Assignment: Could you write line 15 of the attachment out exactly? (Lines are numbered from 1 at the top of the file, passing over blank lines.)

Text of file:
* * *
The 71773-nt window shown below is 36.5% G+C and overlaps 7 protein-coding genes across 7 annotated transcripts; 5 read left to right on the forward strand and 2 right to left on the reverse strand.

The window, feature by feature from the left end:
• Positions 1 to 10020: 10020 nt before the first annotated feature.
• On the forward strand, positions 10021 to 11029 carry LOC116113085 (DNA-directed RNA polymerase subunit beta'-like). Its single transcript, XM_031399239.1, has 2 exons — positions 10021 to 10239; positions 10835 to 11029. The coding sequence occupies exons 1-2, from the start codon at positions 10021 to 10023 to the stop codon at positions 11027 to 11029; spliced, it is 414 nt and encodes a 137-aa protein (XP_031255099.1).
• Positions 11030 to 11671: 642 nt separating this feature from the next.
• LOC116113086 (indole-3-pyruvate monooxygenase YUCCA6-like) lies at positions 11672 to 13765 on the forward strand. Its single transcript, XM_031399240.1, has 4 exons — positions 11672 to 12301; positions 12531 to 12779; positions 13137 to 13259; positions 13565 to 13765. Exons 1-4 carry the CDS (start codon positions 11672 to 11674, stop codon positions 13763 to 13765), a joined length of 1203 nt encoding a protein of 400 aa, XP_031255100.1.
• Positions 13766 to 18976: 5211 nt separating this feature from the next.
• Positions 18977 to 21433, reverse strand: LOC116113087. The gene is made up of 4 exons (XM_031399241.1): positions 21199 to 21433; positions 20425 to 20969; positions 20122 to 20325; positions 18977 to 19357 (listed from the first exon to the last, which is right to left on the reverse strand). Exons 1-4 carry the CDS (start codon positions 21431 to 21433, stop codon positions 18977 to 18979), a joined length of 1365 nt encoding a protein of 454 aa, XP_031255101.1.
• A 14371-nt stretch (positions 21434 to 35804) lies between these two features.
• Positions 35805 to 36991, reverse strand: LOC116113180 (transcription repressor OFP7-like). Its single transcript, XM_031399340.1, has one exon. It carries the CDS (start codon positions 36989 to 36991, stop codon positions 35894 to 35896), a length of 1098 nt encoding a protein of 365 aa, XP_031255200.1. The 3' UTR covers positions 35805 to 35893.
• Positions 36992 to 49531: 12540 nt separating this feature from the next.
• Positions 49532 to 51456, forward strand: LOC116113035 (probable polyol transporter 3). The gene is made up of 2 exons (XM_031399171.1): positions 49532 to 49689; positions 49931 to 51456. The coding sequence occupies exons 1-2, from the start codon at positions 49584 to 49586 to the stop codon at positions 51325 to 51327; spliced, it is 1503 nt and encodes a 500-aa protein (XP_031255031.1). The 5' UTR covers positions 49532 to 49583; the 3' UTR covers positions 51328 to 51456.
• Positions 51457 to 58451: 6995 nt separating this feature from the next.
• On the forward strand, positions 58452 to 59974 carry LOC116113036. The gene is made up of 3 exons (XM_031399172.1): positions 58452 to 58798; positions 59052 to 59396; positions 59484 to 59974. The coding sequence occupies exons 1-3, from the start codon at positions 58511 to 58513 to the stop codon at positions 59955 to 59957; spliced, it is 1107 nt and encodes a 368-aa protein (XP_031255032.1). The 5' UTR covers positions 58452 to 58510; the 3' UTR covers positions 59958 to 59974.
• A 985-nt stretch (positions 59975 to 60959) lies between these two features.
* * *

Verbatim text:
• A 985-nt stretch (positions 59975 to 60959) lies between these two features.